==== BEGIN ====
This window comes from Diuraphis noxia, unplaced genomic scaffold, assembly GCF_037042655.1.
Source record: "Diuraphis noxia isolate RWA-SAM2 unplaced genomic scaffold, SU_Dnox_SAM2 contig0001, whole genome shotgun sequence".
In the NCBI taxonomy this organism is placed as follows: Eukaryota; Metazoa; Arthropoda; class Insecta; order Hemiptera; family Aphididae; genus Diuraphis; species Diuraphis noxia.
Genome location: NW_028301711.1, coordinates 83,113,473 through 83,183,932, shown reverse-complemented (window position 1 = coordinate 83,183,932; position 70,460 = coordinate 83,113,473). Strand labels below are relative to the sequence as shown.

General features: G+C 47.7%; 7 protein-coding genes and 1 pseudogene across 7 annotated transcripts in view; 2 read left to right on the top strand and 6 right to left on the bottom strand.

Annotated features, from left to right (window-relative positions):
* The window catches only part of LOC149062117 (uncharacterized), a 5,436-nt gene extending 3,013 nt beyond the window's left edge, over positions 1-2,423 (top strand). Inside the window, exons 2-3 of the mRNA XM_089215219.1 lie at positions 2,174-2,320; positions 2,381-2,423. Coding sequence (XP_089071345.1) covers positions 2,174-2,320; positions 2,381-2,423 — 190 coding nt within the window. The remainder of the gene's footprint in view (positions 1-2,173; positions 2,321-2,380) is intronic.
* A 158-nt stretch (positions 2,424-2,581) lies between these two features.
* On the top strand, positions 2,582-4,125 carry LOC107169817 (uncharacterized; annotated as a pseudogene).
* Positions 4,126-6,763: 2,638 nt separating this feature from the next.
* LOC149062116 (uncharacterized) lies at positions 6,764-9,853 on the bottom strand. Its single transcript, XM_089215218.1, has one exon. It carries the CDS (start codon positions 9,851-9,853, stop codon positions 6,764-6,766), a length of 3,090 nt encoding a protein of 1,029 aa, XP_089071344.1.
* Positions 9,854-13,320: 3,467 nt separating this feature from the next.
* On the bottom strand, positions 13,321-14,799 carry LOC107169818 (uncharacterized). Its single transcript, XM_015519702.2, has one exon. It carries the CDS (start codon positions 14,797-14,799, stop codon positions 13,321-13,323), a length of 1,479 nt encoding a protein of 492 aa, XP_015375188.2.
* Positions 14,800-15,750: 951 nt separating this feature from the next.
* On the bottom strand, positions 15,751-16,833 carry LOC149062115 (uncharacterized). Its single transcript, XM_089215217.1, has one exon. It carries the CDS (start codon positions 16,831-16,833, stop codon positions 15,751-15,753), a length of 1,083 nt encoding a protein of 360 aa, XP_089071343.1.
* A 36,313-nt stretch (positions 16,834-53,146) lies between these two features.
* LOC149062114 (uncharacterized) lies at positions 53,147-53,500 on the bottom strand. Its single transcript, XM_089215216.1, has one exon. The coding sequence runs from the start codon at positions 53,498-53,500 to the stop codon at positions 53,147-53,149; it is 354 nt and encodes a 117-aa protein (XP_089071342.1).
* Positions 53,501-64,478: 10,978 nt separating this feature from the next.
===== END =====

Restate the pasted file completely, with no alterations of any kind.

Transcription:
This window comes from Diuraphis noxia, unplaced genomic scaffold, assembly GCF_037042655.1.
Source record: "Diuraphis noxia isolate RWA-SAM2 unplaced genomic scaffold, SU_Dnox_SAM2 contig0001, whole genome shotgun sequence".
In the NCBI taxonomy this organism is placed as follows: Eukaryota; Metazoa; Arthropoda; class Insecta; order Hemiptera; family Aphididae; genus Diuraphis; species Diuraphis noxia.
Genome location: NW_028301711.1, coordinates 83,113,473 through 83,183,932, shown reverse-complemented (window position 1 = coordinate 83,183,932; position 70,460 = coordinate 83,113,473). Strand labels below are relative to the sequence as shown.

General features: G+C 47.7%; 7 protein-coding genes and 1 pseudogene across 7 annotated transcripts in view; 2 read left to right on the top strand and 6 right to left on the bottom strand.

Annotated features, from left to right (window-relative positions):
* The window catches only part of LOC149062117 (uncharacterized), a 5,436-nt gene extending 3,013 nt beyond the window's left edge, over positions 1-2,423 (top strand). Inside the window, exons 2-3 of the mRNA XM_089215219.1 lie at positions 2,174-2,320; positions 2,381-2,423. Coding sequence (XP_089071345.1) covers positions 2,174-2,320; positions 2,381-2,423 — 190 coding nt within the window. The remainder of the gene's footprint in view (positions 1-2,173; positions 2,321-2,380) is intronic.
* A 158-nt stretch (positions 2,424-2,581) lies between these two features.
* On the top strand, positions 2,582-4,125 carry LOC107169817 (uncharacterized; annotated as a pseudogene).
* Positions 4,126-6,763: 2,638 nt separating this feature from the next.
* LOC149062116 (uncharacterized) lies at positions 6,764-9,853 on the bottom strand. Its single transcript, XM_089215218.1, has one exon. It carries the CDS (start codon positions 9,851-9,853, stop codon positions 6,764-6,766), a length of 3,090 nt encoding a protein of 1,029 aa, XP_089071344.1.
* Positions 9,854-13,320: 3,467 nt separating this feature from the next.
* On the bottom strand, positions 13,321-14,799 carry LOC107169818 (uncharacterized). Its single transcript, XM_015519702.2, has one exon. It carries the CDS (start codon positions 14,797-14,799, stop codon positions 13,321-13,323), a length of 1,479 nt encoding a protein of 492 aa, XP_015375188.2.
* Positions 14,800-15,750: 951 nt separating this feature from the next.
* On the bottom strand, positions 15,751-16,833 carry LOC149062115 (uncharacterized). Its single transcript, XM_089215217.1, has one exon. It carries the CDS (start codon positions 16,831-16,833, stop codon positions 15,751-15,753), a length of 1,083 nt encoding a protein of 360 aa, XP_089071343.1.
* A 36,313-nt stretch (positions 16,834-53,146) lies between these two features.
* LOC149062114 (uncharacterized) lies at positions 53,147-53,500 on the bottom strand. Its single transcript, XM_089215216.1, has one exon. The coding sequence runs from the start codon at positions 53,498-53,500 to the stop codon at positions 53,147-53,149; it is 354 nt and encodes a 117-aa protein (XP_089071342.1).
* Positions 53,501-64,478: 10,978 nt separating this feature from the next.